Monday, November 23, 2015

An overview of GnuTLS 3.4.x

This April GnuTLS 3.4.0 was released, as our stable-next  branch, i.e., the branch to replace the current stable branch of GnuTLS (which as of today is the 3.3.x branch). During that time, we also moved our development infrastructure from gitorious to, a move that has improved the project management significantly. We now have automated builds (on servers running on an Openstack system supplied by Red Hat), continuous integration results integrated to the development pages, as well as simple to use milestone and issue trackers. For a project which as it stands is mostly managed by me, that move was godsend, as we can have several new development and management features with considerable less effort. That move unfortunately was not without opposition, but at the end a decision had to be taken, which is driven by pragmatism.

Assessing the last 12 months we had quite a productive year. Several people offered fixes and enhancements, and I still remain the main contributor -though I would really like for that to change.

Anyway, let me get to the overview of the GnuTLS 3.4.x feature set. For its development we started with a basic plan describing the desired features (it still be seen at this wiki page), and we also allowed for features which did not threaten backwards compatibility to be included during in the first releases. These were tracked using the milestone tracker.

As we are very close to tag the current release as stable, I'll attempt to summarize the new features and enhancements in the following paragraphs, and describe our vision for the future of the library.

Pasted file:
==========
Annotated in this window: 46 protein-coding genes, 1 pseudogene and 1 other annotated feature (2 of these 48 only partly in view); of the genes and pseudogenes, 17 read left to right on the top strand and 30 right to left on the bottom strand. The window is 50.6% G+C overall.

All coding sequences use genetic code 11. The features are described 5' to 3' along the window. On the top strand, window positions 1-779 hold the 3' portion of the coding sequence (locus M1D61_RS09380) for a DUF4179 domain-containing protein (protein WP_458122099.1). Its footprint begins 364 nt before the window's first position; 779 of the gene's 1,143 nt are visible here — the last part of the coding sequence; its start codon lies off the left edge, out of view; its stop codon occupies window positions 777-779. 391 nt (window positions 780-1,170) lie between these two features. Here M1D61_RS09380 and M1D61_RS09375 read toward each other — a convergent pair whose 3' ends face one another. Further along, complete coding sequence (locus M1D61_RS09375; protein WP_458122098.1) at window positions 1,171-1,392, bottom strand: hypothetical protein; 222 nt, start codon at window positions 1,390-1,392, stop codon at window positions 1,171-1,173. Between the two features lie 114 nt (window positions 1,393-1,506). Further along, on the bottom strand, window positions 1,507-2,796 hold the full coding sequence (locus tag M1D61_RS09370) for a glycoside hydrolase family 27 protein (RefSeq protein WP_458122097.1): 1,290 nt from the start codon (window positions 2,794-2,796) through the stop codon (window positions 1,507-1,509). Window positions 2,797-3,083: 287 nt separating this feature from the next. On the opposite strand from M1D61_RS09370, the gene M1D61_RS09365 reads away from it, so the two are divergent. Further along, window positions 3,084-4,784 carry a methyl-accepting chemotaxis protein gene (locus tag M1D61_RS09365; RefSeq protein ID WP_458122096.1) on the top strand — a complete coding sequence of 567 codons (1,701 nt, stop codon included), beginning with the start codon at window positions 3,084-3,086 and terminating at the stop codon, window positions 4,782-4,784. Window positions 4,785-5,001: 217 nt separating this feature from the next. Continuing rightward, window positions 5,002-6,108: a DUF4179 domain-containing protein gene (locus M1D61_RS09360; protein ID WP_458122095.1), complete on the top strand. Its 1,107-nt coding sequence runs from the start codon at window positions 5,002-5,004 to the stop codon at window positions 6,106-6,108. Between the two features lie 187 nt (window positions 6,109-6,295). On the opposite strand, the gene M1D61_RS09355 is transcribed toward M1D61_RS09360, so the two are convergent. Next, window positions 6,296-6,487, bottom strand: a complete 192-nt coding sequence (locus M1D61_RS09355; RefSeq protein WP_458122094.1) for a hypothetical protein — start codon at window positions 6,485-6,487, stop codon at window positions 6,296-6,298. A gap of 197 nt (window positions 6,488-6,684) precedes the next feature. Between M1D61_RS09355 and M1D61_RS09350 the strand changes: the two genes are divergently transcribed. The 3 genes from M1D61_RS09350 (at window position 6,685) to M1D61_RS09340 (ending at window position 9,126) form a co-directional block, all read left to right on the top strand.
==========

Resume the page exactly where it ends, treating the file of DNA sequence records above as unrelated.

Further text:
•  New features:
    • Added a new and simple API for authenticated encryption. The new API description can be seen in the manual. The idea behind that change was to make programming errors in encryption / decryption routine usage as difficult as possible. That was done by combining encryption and tagging, as well as decryption and verification of the tag (MAC). That is of course taking advantage of the AEAD cipher constructions and currently can be used by the following AEAD ciphers: AES-GCM, AES-CCM, CAMELLIA-GCM, and CHACHA20-POLY1305.
    • Simplified the verification API. One of the most common complains on TLS library APIs is their involved complexity to perform a simple connection. To our defense part of that complexity is due to specifications like PKIX which forwards the security decisions to application code, but partly also because the APIs provided are simply too complicated. In that particular case we needed to get rid the need for elaborate callbacks to perform certificate verification checks, and include the certificate verification in the handshake process. That means, to move the key purpose, and hostname verification to the handshake process.  For that we simplified the current API by introducing gnutls_session_set_verify_cert() and gnutls_session_set_verify_cert2(), when a key purpose is required. The call of the former function instructs GnuTLS to verify the peer's certificate hostname as part of the handshake, hence eliminating the need for callbacks. An example of a session setup with the new API can be seen in the manual. If we compare the old method and the new, we can see that it reduces the minimum client size by roughly 50 lines of code.